These are the days of tweeting, blogging, posting, instagraming, you name it. Everyone seems to be doing it. Some people seem very comfortable expressing every morsel of their living and breathing and eating into the world. Not that this isn’t totally fascinating to the one sharing, but most people (including me) don’t care about what you ate for breakfast, who you ate it with, and what you were wearing. However, when someone writes with a raw vulnerability, expressing with exquisite clarity a thought or feeling that I recognize in myself, I tend to sit up and take notice. Truth has a way of getting your attention.Read More
To be honest, writing about the subject of compassion seemed a little daunting to me. What ran through my head was the thought, “What could I possibly have to say about this that hasn’t been said before? I’m no Dalai Lama or Mother Theresa.” Then, today as I was searching though some papers, I came upon a prayer that I wrote when I was in my early 20’s.Read More
Loneliness can be dealt with in many ways, and the attitude you have towards yourself and the vulnerability that this feeling produces has a lot to do with how much suffering you will assign to it. What do I mean by that?Read More
I don’t think anyone enjoys the feeling of vulnerability. We don’t like asking for help as we have been conditioned to see that as a sign of weakness. Being judged as “needy” seems to be the ultimate insult as we like to think of ourselves as able to stand on our own two feet, as being self-sufficient. We take up sayings like, “It’s better to be a giver than a receiver.” Giving is an act of a generous heart and it also gives us a sense of control. Receiving can be really uncomfortable as it goes against the rules we have inside. We don’t want to be seen as takers or as victims.Read More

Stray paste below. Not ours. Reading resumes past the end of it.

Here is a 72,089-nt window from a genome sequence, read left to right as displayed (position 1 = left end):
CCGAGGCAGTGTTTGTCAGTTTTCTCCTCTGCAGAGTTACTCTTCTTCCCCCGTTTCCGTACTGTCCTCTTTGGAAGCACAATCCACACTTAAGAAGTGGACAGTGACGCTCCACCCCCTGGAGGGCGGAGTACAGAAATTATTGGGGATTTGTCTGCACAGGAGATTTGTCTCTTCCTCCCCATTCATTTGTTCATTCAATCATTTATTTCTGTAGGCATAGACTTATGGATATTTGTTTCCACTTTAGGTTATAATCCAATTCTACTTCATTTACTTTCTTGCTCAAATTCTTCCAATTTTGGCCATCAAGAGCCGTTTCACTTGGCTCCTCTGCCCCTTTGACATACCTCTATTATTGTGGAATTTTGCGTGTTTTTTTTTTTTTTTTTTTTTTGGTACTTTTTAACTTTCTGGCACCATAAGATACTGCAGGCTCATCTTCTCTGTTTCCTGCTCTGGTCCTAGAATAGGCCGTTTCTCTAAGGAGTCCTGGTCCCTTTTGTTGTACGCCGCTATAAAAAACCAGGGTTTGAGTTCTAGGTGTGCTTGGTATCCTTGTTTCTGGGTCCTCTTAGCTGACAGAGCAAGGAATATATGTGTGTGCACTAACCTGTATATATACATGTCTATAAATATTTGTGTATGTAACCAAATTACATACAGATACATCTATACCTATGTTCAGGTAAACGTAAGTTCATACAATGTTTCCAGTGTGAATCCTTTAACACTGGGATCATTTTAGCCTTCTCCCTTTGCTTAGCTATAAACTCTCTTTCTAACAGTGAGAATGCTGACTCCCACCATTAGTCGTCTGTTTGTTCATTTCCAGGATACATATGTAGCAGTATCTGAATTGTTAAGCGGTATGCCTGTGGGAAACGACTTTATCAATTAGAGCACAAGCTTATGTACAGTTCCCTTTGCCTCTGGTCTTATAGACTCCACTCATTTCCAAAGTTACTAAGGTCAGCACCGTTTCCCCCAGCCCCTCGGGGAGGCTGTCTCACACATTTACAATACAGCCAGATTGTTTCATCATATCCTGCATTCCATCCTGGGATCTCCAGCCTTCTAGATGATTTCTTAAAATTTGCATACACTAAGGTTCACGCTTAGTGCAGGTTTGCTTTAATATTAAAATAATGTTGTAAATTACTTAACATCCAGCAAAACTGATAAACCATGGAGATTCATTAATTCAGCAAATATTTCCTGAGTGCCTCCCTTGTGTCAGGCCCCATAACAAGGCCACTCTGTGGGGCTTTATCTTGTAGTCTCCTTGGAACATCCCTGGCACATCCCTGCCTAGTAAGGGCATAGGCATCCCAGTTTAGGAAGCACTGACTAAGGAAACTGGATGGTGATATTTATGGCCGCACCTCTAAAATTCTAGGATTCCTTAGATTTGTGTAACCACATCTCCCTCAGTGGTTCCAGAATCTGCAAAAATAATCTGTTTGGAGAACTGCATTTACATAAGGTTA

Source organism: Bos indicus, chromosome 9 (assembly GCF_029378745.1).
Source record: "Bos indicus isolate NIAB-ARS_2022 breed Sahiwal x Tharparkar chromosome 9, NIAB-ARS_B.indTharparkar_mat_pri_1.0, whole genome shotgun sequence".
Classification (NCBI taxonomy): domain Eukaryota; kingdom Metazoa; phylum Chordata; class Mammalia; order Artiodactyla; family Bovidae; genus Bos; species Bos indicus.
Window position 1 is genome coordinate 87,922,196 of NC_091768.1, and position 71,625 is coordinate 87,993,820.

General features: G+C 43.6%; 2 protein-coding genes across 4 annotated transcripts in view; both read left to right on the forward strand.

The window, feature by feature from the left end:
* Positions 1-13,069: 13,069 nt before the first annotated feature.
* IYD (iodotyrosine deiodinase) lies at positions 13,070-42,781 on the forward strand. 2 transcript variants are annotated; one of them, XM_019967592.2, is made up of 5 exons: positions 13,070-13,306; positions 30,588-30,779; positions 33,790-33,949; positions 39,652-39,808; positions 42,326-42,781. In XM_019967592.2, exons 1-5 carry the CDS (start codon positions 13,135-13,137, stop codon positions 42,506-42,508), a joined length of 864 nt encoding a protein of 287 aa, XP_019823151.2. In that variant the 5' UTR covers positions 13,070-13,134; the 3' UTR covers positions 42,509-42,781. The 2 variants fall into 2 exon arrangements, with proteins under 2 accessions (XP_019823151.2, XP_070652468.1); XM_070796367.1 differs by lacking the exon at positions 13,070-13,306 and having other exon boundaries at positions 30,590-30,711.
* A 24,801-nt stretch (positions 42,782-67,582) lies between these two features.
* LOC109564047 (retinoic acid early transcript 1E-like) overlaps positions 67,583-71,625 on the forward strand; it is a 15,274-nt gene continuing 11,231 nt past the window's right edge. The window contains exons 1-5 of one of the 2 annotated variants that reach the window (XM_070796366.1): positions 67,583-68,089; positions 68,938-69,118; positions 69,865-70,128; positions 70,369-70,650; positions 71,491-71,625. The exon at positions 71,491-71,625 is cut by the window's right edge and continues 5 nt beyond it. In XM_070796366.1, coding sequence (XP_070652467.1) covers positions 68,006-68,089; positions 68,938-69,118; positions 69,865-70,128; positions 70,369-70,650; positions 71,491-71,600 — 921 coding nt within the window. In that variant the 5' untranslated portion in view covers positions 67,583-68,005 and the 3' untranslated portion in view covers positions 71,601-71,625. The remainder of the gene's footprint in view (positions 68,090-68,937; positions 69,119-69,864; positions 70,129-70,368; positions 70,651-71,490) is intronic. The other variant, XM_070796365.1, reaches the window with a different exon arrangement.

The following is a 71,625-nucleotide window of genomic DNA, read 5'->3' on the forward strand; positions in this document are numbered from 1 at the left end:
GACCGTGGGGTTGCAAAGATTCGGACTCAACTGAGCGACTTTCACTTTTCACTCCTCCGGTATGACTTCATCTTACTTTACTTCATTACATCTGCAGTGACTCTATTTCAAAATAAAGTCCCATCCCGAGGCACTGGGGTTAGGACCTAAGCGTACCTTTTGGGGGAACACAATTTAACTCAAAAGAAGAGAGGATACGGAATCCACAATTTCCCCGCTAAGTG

There are times when I feel I must apologize for my fellow human beings when my clients share what people have said to them or some of the thoughtless ways they have been treated at their time of loss. I believe that people mean well. It’s just that most of us don’t have a very comfortable relationship with strong emotions like grief, anger, or hopelessness. When feelings like this are expressed in our midst, we will tend to gloss over it or try to shut it down entirely.
Learning to tolerate other’s reactions to your grief can be one of the most painful, yet necessary tasks of rebuilding your life after loss.Read More
See if this sounds familiar…you wake up exhausted already. Your feet hit the floor and there’s barking at the kids to get ready for school, getting yourself presentable, making breakfast and the kids’ lunches, dashing into the office, working through lunch because you were late, grabbing a candy bar (heck, two) from the vending machine at 2:30, rushing out the door to pick up the kids from school, trying to figure out what kind of dinner you can make out of takeout fried chicken, canned corn, and whatever is moldering in the bottom of the veggie bin...Read More
My mom would have been 77 this week. She died 4 months ago, and I find myself at the bottom of the well of grief today – somewhat unexpectedly. But hey, as much as I anticipated that her birthday would bring forward the grief, I learned that you can’t plan for the really heart-rending days in advance.
When you experience a painful, life-changing event like losing a life partner through death or divorce, there are times when the pain is so excruciating and raw that you wonder if you will even be able to cope with it, let alone benefit from it in any way.Read More
The attitude towards grief in mainstream America is often one of impatience. Many of us are uncomfortable with acknowledging our emotions, especially the negative ones. If you think about it, grief is just downright inefficient. Grief gets in the way of “business as usual,” because it’s the reaction to our lives being turned upside down by loss.Read More